In conclusion, we demonstrated the inhibitory effects of CDDO-Im on triple-negative breast cancer with a potential to target cancer stem cell subpopulation, as evidenced by inhibition of CD44+/CD24−/low/EpCAM+ cells and tumorsphere formation. The present study along with previous reports raises the possibility of using CDDO-Im as a potent anti-cancer agent against triple-negative breast cancer. Since cancer stem cells may be responsible for tumor recurrence and metastasis, the inhibition of multiple stem cell signaling pathways by CDDO-Im might alleviate problems of chemoresistance and metastasis. Because of the concentration-dependent functions of CDDO-Im, preclinical studies to select the proper concentrations to induce anti-cancer activity will be the next step for developing CDDO-Im as a therapeutic agent for triple-negative breast cancer.

Supporting Information

Figure S1.

Inhibition of sphere forming efficiency and sphere size by CDDO-Im in SUM149 and MCF10DCIS.com cells. SUM149 (A) and MCF10DCIS.com (B) human breast cancer cells were treated with vehicle control or CDDO-Im (100 nM) for 7 days in sphere culture. Representative microphotographs of tumorspheres after 7-day incubation were shown. Two independent experiments in triplicate were conducted. Averages of the sphere forming efficiency with or without CDDO-Im treatment are shown in the graph (**p<0.01). The size of tumorspheres was divided into three ranges (50∼100, 100∼200 and >200 µm). Average number of tumorspheres in each size range is shown in the graph.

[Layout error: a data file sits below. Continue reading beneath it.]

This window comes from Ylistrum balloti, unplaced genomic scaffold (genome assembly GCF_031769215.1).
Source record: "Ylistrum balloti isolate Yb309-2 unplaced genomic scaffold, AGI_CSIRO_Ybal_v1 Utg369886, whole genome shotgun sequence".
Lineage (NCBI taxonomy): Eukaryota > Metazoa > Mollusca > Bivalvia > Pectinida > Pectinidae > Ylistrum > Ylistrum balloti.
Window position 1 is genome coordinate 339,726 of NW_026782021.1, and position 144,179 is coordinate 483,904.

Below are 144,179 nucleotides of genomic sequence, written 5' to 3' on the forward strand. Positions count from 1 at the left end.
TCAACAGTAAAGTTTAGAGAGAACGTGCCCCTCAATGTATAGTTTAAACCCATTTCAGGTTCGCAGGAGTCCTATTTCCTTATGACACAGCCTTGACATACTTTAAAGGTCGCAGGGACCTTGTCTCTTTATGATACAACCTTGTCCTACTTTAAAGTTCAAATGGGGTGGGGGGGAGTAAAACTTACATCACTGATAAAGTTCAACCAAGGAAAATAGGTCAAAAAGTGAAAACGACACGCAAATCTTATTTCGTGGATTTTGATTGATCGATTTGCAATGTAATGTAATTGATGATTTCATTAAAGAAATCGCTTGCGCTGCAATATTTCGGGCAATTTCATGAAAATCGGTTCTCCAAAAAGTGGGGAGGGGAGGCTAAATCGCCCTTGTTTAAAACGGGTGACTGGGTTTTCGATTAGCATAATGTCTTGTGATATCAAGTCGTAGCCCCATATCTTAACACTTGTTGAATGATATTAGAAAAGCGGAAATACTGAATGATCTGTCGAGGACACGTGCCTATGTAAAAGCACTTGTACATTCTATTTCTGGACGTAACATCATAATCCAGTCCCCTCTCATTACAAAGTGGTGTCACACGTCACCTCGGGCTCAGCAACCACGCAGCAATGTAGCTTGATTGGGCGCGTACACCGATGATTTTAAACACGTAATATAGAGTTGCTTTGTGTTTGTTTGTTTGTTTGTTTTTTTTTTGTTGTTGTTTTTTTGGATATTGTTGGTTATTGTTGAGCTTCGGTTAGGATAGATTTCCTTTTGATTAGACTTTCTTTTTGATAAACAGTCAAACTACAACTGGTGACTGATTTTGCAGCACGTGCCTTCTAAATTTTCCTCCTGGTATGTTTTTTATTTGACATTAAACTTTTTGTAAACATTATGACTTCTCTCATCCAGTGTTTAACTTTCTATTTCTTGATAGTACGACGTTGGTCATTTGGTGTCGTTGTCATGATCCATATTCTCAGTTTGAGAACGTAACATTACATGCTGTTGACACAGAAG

https://doi.org/10.1371/journal.pone.0107616.s001

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Table S1.

List of 84 stem cell signaling genes in SUM159 tumorspheres and their changes by CDDO-Im. SUM159 cells were treated with vehicle control or CDDO-Im (100 nM) for 7 days in sphere culture. RNAs were extracted from SUM159 tumorspheres, and the expression level of each gene was analyzed by stem cell signaling PCR array. a: Fold change was determined by the relative fold change of each gene expression level in SUM159 tumorspheres with CDDO-Im treatment as compared to that of SUM159 tumorspheres with vehicle control treatment. b: p-value was determined by student’s t-test using two separate experiments in duplicate. C: ND, not detectable.

https://doi.org/10.1371/journal.pone.0107616.s002

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Acknowledgments

The authors thank Dr. Philip Furmanski for his helpful suggestions.

Author Contributions

Conceived and designed the experiments: JS JJL JW NS. Performed the experiments: JS JJL. Analyzed the data: JS JJL NS. Contributed reagents/materials/analysis tools: KTL MS JS JJL JW. Contributed to the writing of the manuscript: JS JJL KTL MBS NS.